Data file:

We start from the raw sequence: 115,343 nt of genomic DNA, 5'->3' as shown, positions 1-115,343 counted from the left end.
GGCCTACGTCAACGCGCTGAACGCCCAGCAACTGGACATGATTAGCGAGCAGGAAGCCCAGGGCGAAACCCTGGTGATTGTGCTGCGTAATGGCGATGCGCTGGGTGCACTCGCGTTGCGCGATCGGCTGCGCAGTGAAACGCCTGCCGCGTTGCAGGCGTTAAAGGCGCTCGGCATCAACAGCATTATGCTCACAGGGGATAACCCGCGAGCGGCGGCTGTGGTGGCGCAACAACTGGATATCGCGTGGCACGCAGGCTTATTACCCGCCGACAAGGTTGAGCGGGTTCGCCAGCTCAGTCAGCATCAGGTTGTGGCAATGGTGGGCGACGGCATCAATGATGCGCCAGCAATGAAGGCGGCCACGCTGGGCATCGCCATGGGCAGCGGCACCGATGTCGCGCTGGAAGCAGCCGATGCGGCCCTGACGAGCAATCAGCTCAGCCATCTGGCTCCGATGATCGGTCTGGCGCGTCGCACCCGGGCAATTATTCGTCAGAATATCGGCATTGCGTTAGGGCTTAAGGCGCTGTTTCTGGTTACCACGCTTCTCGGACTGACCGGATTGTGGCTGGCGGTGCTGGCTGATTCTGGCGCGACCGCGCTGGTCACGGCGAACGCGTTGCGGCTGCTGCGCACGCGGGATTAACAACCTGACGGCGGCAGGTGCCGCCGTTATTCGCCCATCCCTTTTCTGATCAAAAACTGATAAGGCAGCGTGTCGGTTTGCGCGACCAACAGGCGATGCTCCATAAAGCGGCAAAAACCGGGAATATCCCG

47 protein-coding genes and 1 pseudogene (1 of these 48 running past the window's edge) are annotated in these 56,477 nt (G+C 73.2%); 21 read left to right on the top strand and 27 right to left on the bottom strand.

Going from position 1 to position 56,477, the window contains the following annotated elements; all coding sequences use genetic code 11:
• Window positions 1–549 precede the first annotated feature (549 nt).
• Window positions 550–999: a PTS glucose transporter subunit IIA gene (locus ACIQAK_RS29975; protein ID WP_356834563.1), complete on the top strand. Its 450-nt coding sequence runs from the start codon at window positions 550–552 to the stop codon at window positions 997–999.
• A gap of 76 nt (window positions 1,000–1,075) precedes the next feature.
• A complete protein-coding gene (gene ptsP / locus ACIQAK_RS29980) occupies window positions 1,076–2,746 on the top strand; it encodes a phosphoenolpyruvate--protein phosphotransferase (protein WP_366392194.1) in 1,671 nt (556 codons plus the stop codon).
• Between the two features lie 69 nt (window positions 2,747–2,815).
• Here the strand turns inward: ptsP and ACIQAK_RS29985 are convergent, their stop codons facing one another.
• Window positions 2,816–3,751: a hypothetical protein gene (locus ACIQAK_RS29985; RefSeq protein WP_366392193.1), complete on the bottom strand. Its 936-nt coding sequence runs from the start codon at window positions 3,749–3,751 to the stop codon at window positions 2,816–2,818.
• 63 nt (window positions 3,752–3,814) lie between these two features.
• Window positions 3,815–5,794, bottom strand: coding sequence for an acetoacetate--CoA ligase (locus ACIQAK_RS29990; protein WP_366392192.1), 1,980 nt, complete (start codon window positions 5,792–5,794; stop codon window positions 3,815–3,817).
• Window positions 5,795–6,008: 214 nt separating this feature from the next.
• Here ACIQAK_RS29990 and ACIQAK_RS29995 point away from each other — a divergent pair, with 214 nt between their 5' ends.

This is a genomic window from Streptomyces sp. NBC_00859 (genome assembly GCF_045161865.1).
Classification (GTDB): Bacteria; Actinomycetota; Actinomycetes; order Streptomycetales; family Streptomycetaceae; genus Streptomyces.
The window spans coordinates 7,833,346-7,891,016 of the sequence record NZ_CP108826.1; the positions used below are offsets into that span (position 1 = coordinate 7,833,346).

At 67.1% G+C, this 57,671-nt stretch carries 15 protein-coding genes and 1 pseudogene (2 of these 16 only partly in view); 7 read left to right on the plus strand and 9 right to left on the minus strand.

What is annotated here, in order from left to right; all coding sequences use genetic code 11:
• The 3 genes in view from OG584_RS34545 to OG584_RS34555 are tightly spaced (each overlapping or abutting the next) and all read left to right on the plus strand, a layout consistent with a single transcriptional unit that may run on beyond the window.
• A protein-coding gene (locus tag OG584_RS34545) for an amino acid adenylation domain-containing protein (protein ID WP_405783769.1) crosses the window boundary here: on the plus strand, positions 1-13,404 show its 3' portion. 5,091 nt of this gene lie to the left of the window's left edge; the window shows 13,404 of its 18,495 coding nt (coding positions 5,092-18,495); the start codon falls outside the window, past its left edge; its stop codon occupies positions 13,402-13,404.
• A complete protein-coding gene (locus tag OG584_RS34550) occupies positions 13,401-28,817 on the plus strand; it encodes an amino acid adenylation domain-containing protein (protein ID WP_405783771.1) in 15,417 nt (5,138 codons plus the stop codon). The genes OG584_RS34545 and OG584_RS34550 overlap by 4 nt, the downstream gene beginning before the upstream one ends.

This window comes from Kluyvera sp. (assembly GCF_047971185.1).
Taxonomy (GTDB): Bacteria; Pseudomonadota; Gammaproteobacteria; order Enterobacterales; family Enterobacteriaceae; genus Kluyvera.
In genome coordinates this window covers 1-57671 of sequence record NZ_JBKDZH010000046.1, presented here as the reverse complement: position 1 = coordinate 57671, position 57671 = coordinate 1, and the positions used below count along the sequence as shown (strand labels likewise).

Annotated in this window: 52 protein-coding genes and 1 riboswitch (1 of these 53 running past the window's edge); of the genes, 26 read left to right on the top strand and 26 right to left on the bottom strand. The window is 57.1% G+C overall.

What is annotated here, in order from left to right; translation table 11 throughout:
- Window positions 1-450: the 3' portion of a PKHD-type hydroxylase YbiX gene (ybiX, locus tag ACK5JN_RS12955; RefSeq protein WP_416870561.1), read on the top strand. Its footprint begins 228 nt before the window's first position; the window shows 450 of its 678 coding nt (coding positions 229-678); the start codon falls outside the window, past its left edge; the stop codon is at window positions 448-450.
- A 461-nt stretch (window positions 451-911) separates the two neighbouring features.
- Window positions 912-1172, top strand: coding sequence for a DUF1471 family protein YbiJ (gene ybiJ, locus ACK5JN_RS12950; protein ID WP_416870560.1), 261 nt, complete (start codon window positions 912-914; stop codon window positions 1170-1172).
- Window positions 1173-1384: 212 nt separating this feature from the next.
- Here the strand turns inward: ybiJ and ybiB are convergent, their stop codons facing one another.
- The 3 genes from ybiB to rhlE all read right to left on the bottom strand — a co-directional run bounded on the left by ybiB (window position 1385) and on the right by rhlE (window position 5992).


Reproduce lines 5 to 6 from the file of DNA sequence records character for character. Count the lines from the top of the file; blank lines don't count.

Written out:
• Window positions 1–549 precede the first annotated feature (549 nt).
• Window positions 550–999: a PTS glucose transporter subunit IIA gene (locus ACIQAK_RS29975; protein ID WP_356834563.1), complete on the top strand. Its 450-nt coding sequence runs from the start codon at window positions 550–552 to the stop codon at window positions 997–999.